Working with Image Data in FFCV

Images can often be responsible for the majority of resources (storage and/or compute) consumed by computer vision datasets. FFCV offers a wide range of options to control the storage and retrieval of images, allowing the user to cater to the specific needs of each project and hardware configuration.


This page is specifically about the options and API for writing and reading image data with FFCV—for information about how to choose these options based on your task and systems specifications, The Bottleneck Doctor might be more useful.

Writing image datasets

In most machine learning datasets, images are compressed using JPEG then stored. While this scheme is very space-efficient, decoding JPEG images requires significant resources and is usually the bottleneck for loading speed. Given access to fast storage (RAM, SSD) in sufficient quantities, other alternatives might be preferable (see The Bottleneck Doctor for more details).

For the rest of this guide, we’ll assume you’ve already read Writing a dataset to FFCV format, so you’re familiar with the ffcv.fields.Field classes as well as ffcv.writer.DatasetWriter.

Images are supported in FFCV via the ffcv.fields.RGBImageField class. The first initialization parameter of the RGBImageField is the write_mode argument, which specifies the format with which to write the dataset, and can take the following values:

  • jpg: All the images in the dataset will be stored in JPEG (compressed) format.


    JPEG is a lossy file format. The images read from the data loader might be slightly different from the ones passed to the DatasetWriter

  • raw: All images are stored uncompressed. This dramatically reduces CPU usage at loading time but also requires more storage. Given enough RAM to cache the entirety of the dataset, this will usually yield the best performance.

  • proportion: This will generate a hybrid dataset with a mix of JPEG and raw images. Each image will be compressed with probability compress_probability. This option is mostly useful for users who wish to achieve storage/speed trade-offs between jpg and raw.

  • smart: This is similar to proportion except that an image will be compressed if its raw representation has area (H x W) more than smart_threshold. This option is suited for datasets with large variation in image sizes, as it will ensure that a few large outliers do not significantly impact the total dataset size or loading speed.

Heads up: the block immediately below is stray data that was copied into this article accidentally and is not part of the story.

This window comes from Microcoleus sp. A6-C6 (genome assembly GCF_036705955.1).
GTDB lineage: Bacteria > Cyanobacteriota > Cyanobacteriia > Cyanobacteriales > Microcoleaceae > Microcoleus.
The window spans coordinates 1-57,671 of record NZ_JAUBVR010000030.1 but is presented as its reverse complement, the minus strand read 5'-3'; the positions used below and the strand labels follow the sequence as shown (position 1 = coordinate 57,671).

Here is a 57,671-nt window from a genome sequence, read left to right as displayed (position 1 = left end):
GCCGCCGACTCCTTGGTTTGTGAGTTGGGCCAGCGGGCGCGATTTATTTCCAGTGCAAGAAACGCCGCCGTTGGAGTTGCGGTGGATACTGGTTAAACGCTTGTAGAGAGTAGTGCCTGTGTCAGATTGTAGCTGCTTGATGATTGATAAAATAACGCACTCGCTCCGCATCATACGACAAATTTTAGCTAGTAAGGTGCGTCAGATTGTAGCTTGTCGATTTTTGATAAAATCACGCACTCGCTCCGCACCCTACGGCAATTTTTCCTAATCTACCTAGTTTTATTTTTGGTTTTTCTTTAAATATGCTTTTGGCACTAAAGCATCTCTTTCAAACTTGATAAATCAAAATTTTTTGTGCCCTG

Next, DatasetWriter supports a jpeg_quality argument which selects the image quality for images that are JPEG-compressed (this applies to all values write_mode other than raw). Reducing JPEG quality will both reduce the size of the file generated and make data loading faster.

Datasets like ImageNet contain images of various sizes. For many applications, storing full-sized images is unnecessary, and it may be beneficial to resize the largest images. The max_resolution argument in the initializer of DatasetWriter lets you pick an image side length threshold for which all larger images are resized (while preserving their aspect ratio).

The following code block provides an example of a DatasetWriter for image data:

writer = DatasetWriter('my_file.beton', {
        # Roughly 25% of the images will be stored in raw and the other in jpeg
        'image': RGBImageField(
            write_mode='proportion', # Randomly compress
            compress_probability=0.25, # Compress a random 1/4 of the dataset
            max_resolution=(256, 256), # Resize anything above 256 to 256
            jpeg_quality=50  # Use 50% quality when compressing an image using JPG
        'label': IntField()

Decoding options

Other fields offer a single Decoder suited to read data from the dataset file. For images we currently offer the following options:

  • SimpleRGBImageDecoder: This is the default decoder used when no pipeline is passed to the Loader. It simply produces the entire image and forwards it to the next operations in the pipeline. Note that as a result, for this decoder to work all images in a dataset need to have the same resolution as they have to fit in the same batch.

  • RandomResizedCropRGBImageDecoder. This decoder will first take a random section of the image and resize it before populating the batch with the image. This decoder is intended to mimic the behavior of torchvision.transforms.RandomResizedCrop.

  • CenterCropRGBImageDecoder. Similar to RandomResizedCropRGBImageDecoder except that it mimics torchvision.transforms.CenterCrop.

writer = Loader('my_file.beton',
    pipelines = {
        'image': [RandomResizedCropRGBImageDecoder((224, 224))]
        'other_image_field': [CenterCropRGBImageDecoder((224, 224), 224/256)]